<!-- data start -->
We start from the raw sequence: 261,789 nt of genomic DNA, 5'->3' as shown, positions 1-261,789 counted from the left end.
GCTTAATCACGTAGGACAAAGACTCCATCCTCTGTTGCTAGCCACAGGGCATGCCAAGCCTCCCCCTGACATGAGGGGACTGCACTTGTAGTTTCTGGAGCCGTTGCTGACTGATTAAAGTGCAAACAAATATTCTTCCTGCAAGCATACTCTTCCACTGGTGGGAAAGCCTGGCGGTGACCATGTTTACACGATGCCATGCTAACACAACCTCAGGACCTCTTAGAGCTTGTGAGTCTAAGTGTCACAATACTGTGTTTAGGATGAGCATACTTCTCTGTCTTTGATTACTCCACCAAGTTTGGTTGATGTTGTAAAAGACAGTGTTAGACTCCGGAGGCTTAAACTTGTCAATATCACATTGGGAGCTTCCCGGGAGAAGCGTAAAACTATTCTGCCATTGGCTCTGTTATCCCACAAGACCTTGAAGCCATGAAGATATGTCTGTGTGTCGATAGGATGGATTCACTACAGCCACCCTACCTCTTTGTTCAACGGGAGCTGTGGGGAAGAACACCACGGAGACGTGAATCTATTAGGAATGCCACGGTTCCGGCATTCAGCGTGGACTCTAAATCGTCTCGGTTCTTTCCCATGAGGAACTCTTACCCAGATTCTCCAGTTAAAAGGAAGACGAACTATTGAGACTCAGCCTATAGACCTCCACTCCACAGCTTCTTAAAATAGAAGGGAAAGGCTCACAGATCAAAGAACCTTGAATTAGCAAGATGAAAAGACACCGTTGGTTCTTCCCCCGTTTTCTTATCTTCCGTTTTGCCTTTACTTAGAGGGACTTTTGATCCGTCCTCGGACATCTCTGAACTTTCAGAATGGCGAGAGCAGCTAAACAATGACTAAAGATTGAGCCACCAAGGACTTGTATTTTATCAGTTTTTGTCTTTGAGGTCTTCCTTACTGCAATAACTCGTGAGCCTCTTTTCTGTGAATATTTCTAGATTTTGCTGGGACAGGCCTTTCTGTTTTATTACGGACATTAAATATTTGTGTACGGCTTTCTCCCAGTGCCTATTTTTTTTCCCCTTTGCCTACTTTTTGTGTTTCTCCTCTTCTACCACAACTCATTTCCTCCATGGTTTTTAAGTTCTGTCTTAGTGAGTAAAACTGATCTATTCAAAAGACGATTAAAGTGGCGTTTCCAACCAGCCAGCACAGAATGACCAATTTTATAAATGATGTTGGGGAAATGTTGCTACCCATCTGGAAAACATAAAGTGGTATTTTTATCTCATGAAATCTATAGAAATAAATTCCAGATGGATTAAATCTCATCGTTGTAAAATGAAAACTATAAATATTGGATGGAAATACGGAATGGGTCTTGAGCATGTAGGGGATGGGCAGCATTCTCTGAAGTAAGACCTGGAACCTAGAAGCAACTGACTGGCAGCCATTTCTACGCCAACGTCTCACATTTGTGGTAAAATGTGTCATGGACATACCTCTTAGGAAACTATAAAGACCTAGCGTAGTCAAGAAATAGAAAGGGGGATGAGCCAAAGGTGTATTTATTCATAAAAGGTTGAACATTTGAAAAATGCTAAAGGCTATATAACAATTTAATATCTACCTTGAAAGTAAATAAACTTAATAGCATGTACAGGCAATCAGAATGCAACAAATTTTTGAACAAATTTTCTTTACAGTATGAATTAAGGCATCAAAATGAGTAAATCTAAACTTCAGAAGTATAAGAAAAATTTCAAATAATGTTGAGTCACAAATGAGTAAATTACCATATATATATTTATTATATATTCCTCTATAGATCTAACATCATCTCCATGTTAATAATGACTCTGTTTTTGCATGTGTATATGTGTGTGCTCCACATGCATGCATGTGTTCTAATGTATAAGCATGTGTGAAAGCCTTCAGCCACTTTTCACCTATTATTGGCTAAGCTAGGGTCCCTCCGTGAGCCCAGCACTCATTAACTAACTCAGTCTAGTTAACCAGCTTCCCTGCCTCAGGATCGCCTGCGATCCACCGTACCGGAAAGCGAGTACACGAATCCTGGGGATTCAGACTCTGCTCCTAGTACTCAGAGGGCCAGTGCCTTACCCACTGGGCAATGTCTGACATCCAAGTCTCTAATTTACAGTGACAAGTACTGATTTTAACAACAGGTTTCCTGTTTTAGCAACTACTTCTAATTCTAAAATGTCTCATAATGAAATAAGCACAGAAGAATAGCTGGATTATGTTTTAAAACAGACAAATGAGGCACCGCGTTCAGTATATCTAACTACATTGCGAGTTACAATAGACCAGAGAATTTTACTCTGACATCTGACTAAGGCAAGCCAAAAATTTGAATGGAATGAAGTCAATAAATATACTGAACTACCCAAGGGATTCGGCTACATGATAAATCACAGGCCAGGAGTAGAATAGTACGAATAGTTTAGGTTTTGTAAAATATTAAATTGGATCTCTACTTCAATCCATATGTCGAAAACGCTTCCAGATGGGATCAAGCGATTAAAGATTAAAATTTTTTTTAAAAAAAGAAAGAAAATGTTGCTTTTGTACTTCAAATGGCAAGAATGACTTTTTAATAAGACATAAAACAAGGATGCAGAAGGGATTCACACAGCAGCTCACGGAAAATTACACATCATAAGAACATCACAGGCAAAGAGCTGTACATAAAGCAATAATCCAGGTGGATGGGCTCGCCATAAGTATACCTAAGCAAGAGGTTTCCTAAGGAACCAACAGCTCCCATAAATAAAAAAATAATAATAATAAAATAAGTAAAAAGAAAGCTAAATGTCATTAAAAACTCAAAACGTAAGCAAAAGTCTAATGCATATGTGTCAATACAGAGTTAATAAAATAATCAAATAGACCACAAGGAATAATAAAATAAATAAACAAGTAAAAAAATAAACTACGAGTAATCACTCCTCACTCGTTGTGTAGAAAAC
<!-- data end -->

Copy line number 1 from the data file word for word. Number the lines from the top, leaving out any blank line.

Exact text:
We start from the raw sequence: 261,789 nt of genomic DNA, 5'->3' as shown, positions 1-261,789 counted from the left end.